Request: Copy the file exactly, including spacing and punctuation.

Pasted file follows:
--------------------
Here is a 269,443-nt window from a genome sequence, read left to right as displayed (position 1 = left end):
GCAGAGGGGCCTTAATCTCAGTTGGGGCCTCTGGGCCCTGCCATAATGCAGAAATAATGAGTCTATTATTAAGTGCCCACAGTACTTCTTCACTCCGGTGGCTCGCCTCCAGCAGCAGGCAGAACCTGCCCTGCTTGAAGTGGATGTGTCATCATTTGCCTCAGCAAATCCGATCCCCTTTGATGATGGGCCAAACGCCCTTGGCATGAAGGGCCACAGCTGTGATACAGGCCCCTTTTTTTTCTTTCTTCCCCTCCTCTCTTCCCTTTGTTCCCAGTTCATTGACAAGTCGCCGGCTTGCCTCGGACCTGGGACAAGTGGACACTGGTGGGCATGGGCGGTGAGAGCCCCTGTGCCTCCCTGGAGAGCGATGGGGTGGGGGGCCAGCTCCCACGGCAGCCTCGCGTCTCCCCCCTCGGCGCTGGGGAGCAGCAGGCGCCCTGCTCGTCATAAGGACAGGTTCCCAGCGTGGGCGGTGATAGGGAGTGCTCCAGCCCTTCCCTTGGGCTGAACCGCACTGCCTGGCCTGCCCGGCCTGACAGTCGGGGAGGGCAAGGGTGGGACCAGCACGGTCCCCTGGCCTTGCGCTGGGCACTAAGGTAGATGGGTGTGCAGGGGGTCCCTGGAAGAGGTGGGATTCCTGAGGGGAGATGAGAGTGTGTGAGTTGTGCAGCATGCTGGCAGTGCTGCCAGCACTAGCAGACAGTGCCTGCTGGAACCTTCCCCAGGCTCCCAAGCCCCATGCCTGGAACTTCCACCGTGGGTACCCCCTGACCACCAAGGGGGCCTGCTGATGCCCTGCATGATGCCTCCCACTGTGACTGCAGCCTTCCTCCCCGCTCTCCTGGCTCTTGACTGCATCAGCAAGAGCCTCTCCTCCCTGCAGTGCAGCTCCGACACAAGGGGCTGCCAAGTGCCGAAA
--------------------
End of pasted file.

Here is a 269,443-nt window from a genome sequence, read left to right as displayed (position 1 = left end):
GCAGAGGGGCCTTAATCTCAGTTGGGGCCTCTGGGCCCTGCCATAATGCAGAAATAATGAGTCTATTATTAAGTGCCCACAGTACTTCTTCACTCCGGTGGCTCGCCTCCAGCAGCAGGCAGAACCTGCCCTGCTTGAAGTGGATGTGTCATCATTTGCCTCAGCAAATCCGATCCCCTTTGATGATGGGCCAAACGCCCTTGGCATGAAGGGCCACAGCTGTGATACAGGCCCCTTTTTTTTCTTTCTTCCCCTCCTCTCTTCCCTTTGTTCCCAGTTCATTGACAAGTCGCCGGCTTGCCTCGGACCTGGGACAAGTGGACACTGGTGGGCATGGGCGGTGAGAGCCCCTGTGCCTCCCTGGAGAGCGATGGGGTGGGGGGCCAGCTCCCACGGCAGCCTCGCGTCTCCCCCCTCGGCGCTGGGGAGCAGCAGGCGCCCTGCTCGTCATAAGGACAGGTTCCCAGCGTGGGCGGTGATAGGGAGTGCTCCAGCCCTTCCCTTGGGCTGAACCGCACTGCCTGGCCTGCCCGGCCTGACAGTCGGGGAGGGCAAGGGTGGGACCAGCACGGTCCCCTGGCCTTGCGCTGGGCACTAAGGTAGATGGGTGTGCAGGGGGTCCCTGGAAGAGGTGGGATTCCTGAGGGGAGATGAGAGTGTGTGAGTTGTGCAGCATGCTGGCAGTGCTGCCAGCACTAGCAGACAGTGCCTGCTGGAACCTTCCCCAGGCTCCCAAGCCCCATGCCTGGAACTTCCACCGTGGGTACCCCCTGACCACCAAGGGGGCCTGCTGATGCCCTGCATGATGCCTCCCACTGTGACTGCAGCCTTCCTCCCCGCTCTCCTGGCTCTTGACTGCATCAGCAAGAGCCTCTCCTCCCTGCAGTGCAGCTCCGACACAAGGGGCTGCCAAGTGCCGAAA